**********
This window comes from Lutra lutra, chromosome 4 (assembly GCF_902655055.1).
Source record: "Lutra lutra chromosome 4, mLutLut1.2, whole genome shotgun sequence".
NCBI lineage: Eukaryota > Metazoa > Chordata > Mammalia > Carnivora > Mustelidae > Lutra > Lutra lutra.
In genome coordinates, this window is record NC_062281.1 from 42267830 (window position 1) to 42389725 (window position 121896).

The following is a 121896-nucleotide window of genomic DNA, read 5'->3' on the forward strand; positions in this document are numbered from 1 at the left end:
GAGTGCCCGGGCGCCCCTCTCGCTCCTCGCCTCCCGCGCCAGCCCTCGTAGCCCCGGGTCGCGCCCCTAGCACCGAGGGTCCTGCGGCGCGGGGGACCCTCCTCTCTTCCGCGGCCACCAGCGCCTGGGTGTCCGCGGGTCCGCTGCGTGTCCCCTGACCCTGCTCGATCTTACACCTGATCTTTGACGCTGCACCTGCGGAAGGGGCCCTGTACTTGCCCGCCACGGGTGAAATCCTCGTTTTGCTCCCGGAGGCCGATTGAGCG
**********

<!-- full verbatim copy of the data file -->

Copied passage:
This window comes from Lutra lutra, chromosome 4 (assembly GCF_902655055.1).
Source record: "Lutra lutra chromosome 4, mLutLut1.2, whole genome shotgun sequence".
NCBI lineage: Eukaryota > Metazoa > Chordata > Mammalia > Carnivora > Mustelidae > Lutra > Lutra lutra.
In genome coordinates, this window is record NC_062281.1 from 42267830 (window position 1) to 42389725 (window position 121896).

The following is a 121896-nucleotide window of genomic DNA, read 5'->3' on the forward strand; positions in this document are numbered from 1 at the left end:
GAGTGCCCGGGCGCCCCTCTCGCTCCTCGCCTCCCGCGCCAGCCCTCGTAGCCCCGGGTCGCGCCCCTAGCACCGAGGGTCCTGCGGCGCGGGGGACCCTCCTCTCTTCCGCGGCCACCAGCGCCTGGGTGTCCGCGGGTCCGCTGCGTGTCCCCTGACCCTGCTCGATCTTACACCTGATCTTTGACGCTGCACCTGCGGAAGGGGCCCTGTACTTGCCCGCCACGGGTGAAATCCTCGTTTTGCTCCCGGAGGCCGATTGAGCG